Up to Alaska

June 4th, 2010

guest blogger: Stephanie

We arrived in Juno last night a little past 10 PM local time (that’s 2 AM for us…) after a long day of traveling, to be greeted by stuffed bears in the airport (awesome!). After spending a night in the lovely Breakwater Inn, we had an amazing breakfast at Donna’s, swung by the Mendenhall glacier in the Tongass National Forest, and then waited in the airport for Dan Lawson, of CRREL (Cold Regions Research and Engineering Laboratory).

The Breakwater Inn

Mount Juneau

The Mendenhall glacier

The "stream" at the hatchery. When spawning time comes, the salmon hatched here return.

Shopping followed, as did lunch and a quick trip to the salmon hatchery. Then it was back to the airport to catch our flight to Gustavus, which provided us with some awesome views of the inlets and mountains in the area.

Our plane!!

A cirque, a basin formed by a glacier, seen from our plane.

Once in Gustavus, we went on into Glacier Bay National Park to the headquarters to plan for the next few days and learn some bear safety tips. Tomorrow, it’s to the field!

A Day on Pleasant Island

July 27th, 2009

Tree
The Woo crew in front of one of the larger cedars we found.

Today we took a skiff over to Pleasant Island to core some older cedars. Our guide and captain for the day was Wayne, an archeologist in the area. We found many huge and old cedar trees after a relatively easy hike to the site. Colin managed to get many cores to bolster his chronology for his IS.

Skiff
Dr. Wiles and Wayne help secure the skiff after landing on Pleasant Island.

Coring
Wayne looks on as Dr. Wiles and Kelly core a large, old and dead cedar. The cedar remain standing long after death.

Also interesting was a dendroarchaeological point of interest: we found several cedar that had their bark stripped by (we think) the Tlingit. Colin’s careful analysis will help us to know the year it was stripped for sure.

Adze
A dead yellow cedar that has had its bark stripped. Wayne thinks the markings were likely made by an adze.

Cedar Adventure to Excursion Ridge

July 26th, 2009

Intro
Kelly and Colin standing on one of the lower ridges near Excursion Ridge.

Today we hiked up Excursion Ridge to collect yellow-cedar samples for Colin’s I.S. On the trek up to the cedar stand, we hiked up the road and passed the dam used for the Falls Creek hydroelectric project. They plan to harness the power of Falls Creek to provide summer power to Gustavus.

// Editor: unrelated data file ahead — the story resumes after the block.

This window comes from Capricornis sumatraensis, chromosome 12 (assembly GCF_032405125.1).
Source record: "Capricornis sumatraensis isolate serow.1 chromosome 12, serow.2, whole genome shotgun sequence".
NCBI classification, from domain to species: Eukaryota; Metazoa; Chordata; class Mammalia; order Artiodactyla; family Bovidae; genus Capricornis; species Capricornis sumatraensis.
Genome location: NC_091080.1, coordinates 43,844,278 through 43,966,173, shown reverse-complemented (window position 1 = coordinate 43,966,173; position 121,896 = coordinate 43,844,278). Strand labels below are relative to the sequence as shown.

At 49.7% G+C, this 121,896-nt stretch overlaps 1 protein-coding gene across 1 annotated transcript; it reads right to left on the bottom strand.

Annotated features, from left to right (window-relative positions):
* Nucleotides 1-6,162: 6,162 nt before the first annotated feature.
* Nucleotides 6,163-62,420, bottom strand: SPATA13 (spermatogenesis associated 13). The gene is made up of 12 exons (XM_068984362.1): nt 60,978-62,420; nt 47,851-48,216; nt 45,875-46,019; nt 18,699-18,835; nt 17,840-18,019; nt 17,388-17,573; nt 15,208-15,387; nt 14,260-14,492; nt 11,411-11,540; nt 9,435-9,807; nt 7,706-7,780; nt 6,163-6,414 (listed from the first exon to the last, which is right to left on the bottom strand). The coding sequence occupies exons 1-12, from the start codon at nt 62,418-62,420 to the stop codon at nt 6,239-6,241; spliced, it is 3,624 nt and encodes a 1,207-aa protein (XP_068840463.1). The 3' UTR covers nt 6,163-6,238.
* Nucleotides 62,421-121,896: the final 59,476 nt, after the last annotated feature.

Dam
The dam on Falls Creek. They regulate the flow of the creek to provide power while still allowing enough water for the fish. It is a controversial project due to questions on power provided versus environmental impact.

The day was uncharacteristically beautiful, and the expedition turned out to be fruitful. We collected samples from 43 yellow-cedars, with at least two samples from each tree. While at the site, we also collected samples from lodgepole pines dominating the meadow to satisfy our scientific curiosity. All in all a very productive day.

Coring
Colin places a core into the straw after extracting it from the tree.

Meadow
The meadow located at the top of the sample site, dominated by lodgepole pines and covered by arctic cotton.

Lunch
Dr. Wiles and Kelly walk through the meadow to the lunch site.

News from the North

July 25th, 2009

Colin and Kelly standing in front of Mendenhall Glacier. Last year, the ice was where they are standing.

Colin and Kelly standing in front of Mendenhall Glacier. Last year, the ice was where they are standing.

After arriving in Juneau, we went on a quick tour of the town before grabbing a bite to eat and setting up camp across the lake from Mendenhall Glacier. A constant misting rain provided a fitting welcome to Alaska.
The next day we hiked up to the glacier itself while waiting for Dan Lawson and his crew to finish the necessary errands before our chartered flight to Gustavus.

A view of foggy mountains from the Cessna on the flight to Gustavus.

A view of foggy mountains from the Cessna on the flight to Gustavus.

Once in Gustavus we met the final member of our party, Sarah Laxton, who had arrived at the house before us.
The next morning the entire crew loaded into the Capelin, a small research ship, and Justin (our captain) drove us over to our first site, Beartrack, where Dr. Wiles, Kelly and Colin were dropped off for the next two nights.

The Capelin, our trusted research vessel.

The Capelin, our trusted research vessel.

The Fairweather Range, as viewed from the Capelin.

The Fairweather Range, as viewed from the Capelin.

We set up camp in a small wooded area across from Beartrack Mountain and set off on a medium length hike marred only by an arduous return trek through a bunch of windfall.

Our small camp in the woods. The area was almost an island during high tides, connected only by a tombolo to the mainland and, during low tide, another island via tombolo.

Our small camp in the woods. The area was almost an island during high tides, connected only by a tombolo to the mainland and, during low tide, another island via tombolo.

In the mud just outside of our campsite, Beartrack lives up to its name.

In the mud just outside of our campsite, Beartrack lives up to its name.